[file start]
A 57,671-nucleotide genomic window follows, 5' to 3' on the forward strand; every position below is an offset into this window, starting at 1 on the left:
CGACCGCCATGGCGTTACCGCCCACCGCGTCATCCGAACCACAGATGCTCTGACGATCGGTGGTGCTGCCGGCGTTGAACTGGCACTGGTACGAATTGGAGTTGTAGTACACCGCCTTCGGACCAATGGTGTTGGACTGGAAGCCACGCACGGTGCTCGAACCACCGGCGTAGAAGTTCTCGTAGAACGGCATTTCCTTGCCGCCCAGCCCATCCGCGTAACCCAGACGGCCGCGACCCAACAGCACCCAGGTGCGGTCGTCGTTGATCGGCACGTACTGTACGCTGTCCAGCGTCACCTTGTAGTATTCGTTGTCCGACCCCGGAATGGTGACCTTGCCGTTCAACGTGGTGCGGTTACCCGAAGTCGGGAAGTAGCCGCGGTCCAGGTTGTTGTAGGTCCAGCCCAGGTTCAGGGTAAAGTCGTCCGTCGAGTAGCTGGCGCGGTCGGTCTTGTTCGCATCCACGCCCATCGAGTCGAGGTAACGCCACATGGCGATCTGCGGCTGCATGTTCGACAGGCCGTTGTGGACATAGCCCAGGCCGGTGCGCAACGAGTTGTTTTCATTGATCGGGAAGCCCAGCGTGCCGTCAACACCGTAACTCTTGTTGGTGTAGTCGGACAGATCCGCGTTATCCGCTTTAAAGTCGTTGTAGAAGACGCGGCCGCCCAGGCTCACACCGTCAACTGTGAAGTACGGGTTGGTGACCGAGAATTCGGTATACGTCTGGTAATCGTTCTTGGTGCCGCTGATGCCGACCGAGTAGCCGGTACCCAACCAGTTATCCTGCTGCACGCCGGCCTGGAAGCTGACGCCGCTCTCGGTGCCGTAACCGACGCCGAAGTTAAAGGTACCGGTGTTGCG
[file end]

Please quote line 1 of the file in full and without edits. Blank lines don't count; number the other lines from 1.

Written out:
A 57,671-nucleotide genomic window follows, 5' to 3' on the forward strand; every position below is an offset into this window, starting at 1 on the left: